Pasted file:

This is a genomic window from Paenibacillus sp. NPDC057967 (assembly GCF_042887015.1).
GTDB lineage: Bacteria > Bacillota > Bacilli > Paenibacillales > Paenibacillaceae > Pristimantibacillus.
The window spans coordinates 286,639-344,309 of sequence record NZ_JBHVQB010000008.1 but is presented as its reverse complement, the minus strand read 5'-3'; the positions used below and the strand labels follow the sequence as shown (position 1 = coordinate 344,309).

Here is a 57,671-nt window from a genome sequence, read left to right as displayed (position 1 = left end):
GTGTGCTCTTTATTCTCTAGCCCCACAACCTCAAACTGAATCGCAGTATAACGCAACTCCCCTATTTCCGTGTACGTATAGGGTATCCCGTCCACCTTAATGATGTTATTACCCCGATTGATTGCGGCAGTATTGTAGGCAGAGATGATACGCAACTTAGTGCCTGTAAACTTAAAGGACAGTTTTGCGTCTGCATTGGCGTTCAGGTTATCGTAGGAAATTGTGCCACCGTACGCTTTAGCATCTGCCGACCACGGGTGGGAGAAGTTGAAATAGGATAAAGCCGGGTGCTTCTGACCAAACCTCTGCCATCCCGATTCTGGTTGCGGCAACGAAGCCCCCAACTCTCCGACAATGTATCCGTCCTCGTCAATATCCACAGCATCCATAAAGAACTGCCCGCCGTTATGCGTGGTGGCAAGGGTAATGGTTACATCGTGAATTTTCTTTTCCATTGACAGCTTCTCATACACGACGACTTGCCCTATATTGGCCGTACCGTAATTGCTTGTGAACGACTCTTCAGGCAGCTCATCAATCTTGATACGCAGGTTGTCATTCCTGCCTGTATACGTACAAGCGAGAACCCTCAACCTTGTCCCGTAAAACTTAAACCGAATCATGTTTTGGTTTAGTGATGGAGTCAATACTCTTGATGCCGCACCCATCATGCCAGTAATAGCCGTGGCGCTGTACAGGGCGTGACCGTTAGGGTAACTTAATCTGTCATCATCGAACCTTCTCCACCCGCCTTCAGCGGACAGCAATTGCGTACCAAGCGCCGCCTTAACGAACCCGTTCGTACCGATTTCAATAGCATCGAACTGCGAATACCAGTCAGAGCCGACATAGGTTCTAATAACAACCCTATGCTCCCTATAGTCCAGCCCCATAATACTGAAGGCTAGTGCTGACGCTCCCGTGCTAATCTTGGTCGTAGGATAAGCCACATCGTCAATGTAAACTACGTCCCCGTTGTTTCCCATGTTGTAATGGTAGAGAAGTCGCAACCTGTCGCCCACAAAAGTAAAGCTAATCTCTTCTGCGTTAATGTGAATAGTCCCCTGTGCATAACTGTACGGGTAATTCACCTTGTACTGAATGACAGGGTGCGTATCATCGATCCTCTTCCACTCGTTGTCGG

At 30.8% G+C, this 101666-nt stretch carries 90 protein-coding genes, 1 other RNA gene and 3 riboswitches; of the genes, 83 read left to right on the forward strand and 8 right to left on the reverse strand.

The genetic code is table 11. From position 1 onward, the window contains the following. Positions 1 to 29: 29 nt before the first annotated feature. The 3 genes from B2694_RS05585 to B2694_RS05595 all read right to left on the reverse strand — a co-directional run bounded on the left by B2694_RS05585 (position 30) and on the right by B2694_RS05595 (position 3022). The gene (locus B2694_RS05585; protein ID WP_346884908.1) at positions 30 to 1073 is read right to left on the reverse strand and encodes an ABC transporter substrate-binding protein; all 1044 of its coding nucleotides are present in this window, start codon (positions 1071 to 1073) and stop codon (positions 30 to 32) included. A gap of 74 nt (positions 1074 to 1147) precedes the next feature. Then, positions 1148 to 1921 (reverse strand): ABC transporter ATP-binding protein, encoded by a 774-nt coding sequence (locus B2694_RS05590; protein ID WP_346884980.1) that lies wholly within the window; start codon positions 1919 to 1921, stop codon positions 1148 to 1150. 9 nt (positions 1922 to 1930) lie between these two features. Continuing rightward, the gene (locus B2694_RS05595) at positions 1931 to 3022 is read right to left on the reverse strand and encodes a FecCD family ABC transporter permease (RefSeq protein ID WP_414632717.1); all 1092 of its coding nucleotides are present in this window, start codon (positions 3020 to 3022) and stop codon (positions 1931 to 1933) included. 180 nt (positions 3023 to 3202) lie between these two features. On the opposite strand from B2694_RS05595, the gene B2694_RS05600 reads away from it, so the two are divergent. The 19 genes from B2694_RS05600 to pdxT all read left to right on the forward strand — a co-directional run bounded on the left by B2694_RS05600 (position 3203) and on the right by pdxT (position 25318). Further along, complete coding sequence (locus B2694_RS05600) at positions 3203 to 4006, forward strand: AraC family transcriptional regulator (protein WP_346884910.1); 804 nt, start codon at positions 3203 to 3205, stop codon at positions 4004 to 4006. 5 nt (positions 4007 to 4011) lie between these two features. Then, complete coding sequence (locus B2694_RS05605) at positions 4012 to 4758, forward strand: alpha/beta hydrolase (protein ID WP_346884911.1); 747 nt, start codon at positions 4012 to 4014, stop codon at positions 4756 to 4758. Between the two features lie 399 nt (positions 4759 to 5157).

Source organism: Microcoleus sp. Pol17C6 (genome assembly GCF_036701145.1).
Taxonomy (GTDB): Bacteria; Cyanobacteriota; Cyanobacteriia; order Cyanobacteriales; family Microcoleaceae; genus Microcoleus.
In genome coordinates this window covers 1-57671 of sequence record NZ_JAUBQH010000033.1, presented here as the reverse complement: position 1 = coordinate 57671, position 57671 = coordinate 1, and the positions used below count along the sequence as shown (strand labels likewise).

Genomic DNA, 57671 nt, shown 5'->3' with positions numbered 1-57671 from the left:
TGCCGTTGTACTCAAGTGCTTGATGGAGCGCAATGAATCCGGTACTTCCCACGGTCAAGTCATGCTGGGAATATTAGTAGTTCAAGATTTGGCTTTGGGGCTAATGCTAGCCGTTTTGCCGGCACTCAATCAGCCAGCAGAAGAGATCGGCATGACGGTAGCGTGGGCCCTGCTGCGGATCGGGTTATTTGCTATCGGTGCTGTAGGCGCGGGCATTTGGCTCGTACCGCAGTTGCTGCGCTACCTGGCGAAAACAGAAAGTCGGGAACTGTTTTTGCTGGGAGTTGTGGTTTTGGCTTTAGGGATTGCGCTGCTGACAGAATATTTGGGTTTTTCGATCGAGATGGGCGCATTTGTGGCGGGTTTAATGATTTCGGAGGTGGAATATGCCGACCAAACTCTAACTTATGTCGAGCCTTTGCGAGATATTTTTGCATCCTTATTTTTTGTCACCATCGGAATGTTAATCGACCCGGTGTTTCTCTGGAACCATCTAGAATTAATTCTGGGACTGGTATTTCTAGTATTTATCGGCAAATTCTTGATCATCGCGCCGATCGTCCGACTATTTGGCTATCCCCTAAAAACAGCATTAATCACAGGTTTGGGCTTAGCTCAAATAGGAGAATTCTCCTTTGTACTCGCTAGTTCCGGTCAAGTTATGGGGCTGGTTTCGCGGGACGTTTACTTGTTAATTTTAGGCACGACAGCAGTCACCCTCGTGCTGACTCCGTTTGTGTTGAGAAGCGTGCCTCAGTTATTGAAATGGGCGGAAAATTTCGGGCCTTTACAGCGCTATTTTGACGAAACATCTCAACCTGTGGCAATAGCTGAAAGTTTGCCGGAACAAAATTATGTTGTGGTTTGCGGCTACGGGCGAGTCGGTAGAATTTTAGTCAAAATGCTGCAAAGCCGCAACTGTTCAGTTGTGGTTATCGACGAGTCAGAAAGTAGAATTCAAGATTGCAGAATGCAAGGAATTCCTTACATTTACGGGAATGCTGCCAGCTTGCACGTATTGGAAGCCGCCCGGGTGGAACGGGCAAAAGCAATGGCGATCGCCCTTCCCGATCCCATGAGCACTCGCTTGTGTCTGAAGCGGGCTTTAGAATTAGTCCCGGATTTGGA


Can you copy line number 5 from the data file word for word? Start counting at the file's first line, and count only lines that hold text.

GTGTGCTCTTTATTCTCTAGCCCCACAACCTCAAACTGAATCGCAGTATAACGCAACTCCCCTATTTCCGTGTACGTATAGGGTATCCCGTCCACCTTAATGATGTTATTACCCCGATTGATTGCGGCAGTATTGTAGGCAGAGATGATACGCAACTTAGTGCCTGTAAACTTAAAGGACAGTTTTGCGTCTGCATTGGCGTTCAGGTTATCGTAGGAAATTGTGCCACCGTACGCTTTAGCATCTGCCGACCACGGGTGGGAGAAGTTGAAATAGGATAAAGCCGGGTGCTTCTGACCAAACCTCTGCCATCCCGATTCTGGTTGCGGCAACGAAGCCCCCAACTCTCCGACAATGTATCCGTCCTCGTCAATATCCACAGCATCCATAAAGAACTGCCCGCCGTTATGCGTGGTGGCAAGGGTAATGGTTACATCGTGAATTTTCTTTTCCATTGACAGCTTCTCATACACGACGACTTGCCCTATATTGGCCGTACCGTAATTGCTTGTGAACGACTCTTCAGGCAGCTCATCAATCTTGATACGCAGGTTGTCATTCCTGCCTGTATACGTACAAGCGAGAACCCTCAACCTTGTCCCGTAAAACTTAAACCGAATCATGTTTTGGTTTAGTGATGGAGTCAATACTCTTGATGCCGCACCCATCATGCCAGTAATAGCCGTGGCGCTGTACAGGGCGTGACCGTTAGGGTAACTTAATCTGTCATCATCGAACCTTCTCCACCCGCCTTCAGCGGACAGCAATTGCGTACCAAGCGCCGCCTTAACGAACCCGTTCGTACCGATTTCAATAGCATCGAACTGCGAATACCAGTCAGAGCCGACATAGGTTCTAATAACAACCCTATGCTCCCTATAGTCCAGCCCCATAATACTGAAGGCTAGTGCTGACGCTCCCGTGCTAATCTTGGTCGTAGGATAAGCCACATCGTCAATGTAAACTACGTCCCCGTTGTTTCCCATGTTGTAATGGTAGAGAAGTCGCAACCTGTCGCCCACAAAAGTAAAGCTAATCTCTTCTGCGTTAATGTGAATAGTCCCCTGTGCATAACTGTACGGGTAATTCACCTTGTACTGAATGACAGGGTGCGTATCATCGATCCTCTTCCACTCGTTGTCGG